2010-03-27

One man's game is another man's crowdsourced computation.

I stumbled across an iPhone app today called "The travelling salesman". To those of you with a background in computer science:  yes, it is exactly what you think it is.  From the blurb on the page:
The Traveling Salesman is a new puzzle for the iPhone. The object of the game is simply to find the shortest route between a set of cities, visiting each city once and returning to the starting city. In game are presented cities from each of the 50 states. Each state has four levels of difficulty for 200 puzzles in total.
As I read the blurb it struck me that for any computation where you need to find a viable solution to NP-complete problems you could map the concrete problem you need to solve into a suitable on-line game, possibly disguising the problem somewhat, and have the faceless millions go at it mechanical turk-style, picking what is at any given time the best solution that has been discovered.

That is, if you succeed in making the game interesting enough and succeed in getting mass adoption.

I am sure I am not the first person to think of this and I will no doubt be bombarded with links of clever projects who have found ways to do this in a systematic manner to broad classes of problems.  Nothing would please me more.

If I am mistaken in this assumption I do hope that someone would explore the subject further and that this someone is not averse to the idea of actually writing code rather than just make the idea an object of dull academic masturbation.

5 comments:

  1. I have heard of several projects that allow people to view images on websites to, for instance, identify things like comets and supernovae in photographs from automated telescopes. The idea is to use volunteers crowdsource the type of pattern recognition tasks that come naturally to heuristic computers like the human brain, but are very difficult for digital ones. At least one of these presents the information as a game, though it doesn't seem to be the type of thing you're likely to play just for fun.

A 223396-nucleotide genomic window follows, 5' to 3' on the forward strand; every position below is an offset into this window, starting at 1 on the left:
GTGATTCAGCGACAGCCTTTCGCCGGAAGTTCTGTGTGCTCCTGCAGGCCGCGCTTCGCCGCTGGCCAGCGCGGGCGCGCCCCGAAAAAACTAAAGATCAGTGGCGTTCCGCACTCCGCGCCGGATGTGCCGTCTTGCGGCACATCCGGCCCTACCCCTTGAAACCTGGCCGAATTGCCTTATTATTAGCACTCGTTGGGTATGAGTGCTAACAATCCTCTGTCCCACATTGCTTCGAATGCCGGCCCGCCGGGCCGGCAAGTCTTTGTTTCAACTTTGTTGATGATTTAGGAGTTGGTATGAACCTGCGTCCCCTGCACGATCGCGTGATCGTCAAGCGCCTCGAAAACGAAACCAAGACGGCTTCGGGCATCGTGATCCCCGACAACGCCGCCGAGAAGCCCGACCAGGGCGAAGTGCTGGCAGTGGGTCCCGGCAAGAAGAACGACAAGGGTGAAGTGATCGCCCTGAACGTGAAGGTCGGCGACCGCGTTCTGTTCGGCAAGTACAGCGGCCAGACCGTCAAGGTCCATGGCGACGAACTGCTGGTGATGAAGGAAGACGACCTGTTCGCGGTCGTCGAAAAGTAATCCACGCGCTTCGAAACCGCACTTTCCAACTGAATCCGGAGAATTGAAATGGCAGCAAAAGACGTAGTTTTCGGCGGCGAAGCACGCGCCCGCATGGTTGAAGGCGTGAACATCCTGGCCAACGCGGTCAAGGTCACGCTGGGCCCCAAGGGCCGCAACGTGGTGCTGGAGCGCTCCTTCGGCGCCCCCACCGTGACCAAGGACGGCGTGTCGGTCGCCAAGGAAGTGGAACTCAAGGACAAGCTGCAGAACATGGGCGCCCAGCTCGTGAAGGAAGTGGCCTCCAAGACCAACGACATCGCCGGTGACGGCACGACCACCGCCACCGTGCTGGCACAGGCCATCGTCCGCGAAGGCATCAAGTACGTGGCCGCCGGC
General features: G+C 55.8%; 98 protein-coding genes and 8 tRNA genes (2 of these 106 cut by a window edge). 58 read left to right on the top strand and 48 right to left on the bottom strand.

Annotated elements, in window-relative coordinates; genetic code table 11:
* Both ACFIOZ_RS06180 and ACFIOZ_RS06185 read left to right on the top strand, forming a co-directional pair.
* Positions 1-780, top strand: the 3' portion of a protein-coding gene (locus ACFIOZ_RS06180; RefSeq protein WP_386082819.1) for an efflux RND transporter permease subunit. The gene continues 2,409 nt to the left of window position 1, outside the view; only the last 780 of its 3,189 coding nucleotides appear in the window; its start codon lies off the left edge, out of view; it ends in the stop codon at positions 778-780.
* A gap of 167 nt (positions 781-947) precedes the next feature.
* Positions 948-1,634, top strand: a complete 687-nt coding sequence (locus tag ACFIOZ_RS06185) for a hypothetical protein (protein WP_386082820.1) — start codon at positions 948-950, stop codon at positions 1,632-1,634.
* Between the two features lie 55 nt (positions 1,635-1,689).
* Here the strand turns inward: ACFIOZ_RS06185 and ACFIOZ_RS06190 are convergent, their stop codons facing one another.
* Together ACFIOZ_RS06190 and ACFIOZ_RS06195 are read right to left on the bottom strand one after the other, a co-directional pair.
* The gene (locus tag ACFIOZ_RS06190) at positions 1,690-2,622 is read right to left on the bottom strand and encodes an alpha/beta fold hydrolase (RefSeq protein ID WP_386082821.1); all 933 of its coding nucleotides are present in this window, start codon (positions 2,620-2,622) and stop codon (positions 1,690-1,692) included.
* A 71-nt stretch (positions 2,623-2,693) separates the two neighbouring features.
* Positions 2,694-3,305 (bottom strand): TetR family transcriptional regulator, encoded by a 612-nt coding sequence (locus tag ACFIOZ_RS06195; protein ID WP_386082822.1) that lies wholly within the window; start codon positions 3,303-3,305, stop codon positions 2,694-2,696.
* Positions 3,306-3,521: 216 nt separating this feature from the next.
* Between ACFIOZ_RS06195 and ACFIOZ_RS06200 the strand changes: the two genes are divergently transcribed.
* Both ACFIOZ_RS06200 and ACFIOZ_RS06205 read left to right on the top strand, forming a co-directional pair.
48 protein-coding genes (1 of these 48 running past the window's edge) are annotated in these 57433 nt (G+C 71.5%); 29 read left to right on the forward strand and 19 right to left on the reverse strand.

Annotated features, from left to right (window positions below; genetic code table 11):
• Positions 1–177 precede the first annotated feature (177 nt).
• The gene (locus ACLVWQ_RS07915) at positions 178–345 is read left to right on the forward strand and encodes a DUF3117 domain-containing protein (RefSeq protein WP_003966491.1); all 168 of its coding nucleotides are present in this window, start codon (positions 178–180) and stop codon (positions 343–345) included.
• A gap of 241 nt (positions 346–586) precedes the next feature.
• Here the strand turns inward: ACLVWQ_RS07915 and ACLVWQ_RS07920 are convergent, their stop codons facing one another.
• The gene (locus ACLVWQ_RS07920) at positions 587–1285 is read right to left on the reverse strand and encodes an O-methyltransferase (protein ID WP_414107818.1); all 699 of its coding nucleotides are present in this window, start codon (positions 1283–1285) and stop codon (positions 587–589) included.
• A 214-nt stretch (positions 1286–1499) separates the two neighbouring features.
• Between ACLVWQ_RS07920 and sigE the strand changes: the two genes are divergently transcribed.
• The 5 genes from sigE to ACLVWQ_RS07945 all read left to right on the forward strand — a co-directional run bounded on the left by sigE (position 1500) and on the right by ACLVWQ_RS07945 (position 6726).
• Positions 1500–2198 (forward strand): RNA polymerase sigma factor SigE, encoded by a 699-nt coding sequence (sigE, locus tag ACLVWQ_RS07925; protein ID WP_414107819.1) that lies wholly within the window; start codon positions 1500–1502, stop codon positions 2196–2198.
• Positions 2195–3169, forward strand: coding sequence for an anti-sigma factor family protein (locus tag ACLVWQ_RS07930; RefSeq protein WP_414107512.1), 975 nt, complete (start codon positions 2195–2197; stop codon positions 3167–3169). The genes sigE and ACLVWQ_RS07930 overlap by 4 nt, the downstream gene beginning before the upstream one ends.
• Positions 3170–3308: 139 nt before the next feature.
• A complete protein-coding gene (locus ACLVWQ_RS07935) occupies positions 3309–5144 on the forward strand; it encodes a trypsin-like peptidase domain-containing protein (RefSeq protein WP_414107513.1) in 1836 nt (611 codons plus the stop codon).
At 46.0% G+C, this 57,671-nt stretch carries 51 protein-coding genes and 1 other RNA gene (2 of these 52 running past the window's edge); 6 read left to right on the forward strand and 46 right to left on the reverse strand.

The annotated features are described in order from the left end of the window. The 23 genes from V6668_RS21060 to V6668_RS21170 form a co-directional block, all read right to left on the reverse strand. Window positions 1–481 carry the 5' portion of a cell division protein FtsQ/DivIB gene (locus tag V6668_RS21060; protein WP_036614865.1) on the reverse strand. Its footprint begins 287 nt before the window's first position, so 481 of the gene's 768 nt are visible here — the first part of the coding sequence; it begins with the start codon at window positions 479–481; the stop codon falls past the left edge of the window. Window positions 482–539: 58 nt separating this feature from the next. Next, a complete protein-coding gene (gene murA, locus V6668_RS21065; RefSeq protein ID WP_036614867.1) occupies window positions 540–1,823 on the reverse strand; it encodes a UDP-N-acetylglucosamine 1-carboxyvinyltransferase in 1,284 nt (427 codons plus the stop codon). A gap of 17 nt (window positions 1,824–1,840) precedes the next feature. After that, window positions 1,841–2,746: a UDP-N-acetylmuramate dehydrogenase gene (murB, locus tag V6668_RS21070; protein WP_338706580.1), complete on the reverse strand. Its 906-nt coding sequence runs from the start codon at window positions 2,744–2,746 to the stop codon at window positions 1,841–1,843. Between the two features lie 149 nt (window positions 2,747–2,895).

I've never heard of a puzzle being hidden in a commercial game so that players can solve it for the creators except in fiction (this happened in the first episode of Stargate Universe). It reminds me of the spammers who trick internet users into solving captchas for them so that they can register email addresses automatically. This is usually done by offering free porn. Finding a way to turn a puzzle for which the solution is valuable into a game so that people will solve it for the fun of playing would be more difficult.

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  2. The playing itself doesn't even have to be fun.

    Why not give people points for solving menial, repetitive tasks, let's call them experience points. And then once they get enough they gain a level. Give them some privileges for gaining levels, and put up several scoreboards showing various highscore lists, so they have something to compete for.

    Now if only someone could figure out a way to crowdsource all those hours wasted playing WoW, to turn that grinding into something productive.

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  3. Given that there are already people making a living "mining gold" in multiplayer online games, this might be a good storefront for services like Amazon Mechanical Turk :-).

    I predicted a while back that the virtual economies in games would soon be subject to taxation. Perhaps when companies begin to farm out work in this manner there is no way around this legally.

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  4. As chance would have it I came across this http://fold.it today. From what I can tell they haven't figured out if humans are more efficient than computers yet; it's just an experiment.

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  5. That's one of the ones I was thinking of, I was going to post the link, but I couldn't remember what it was called.

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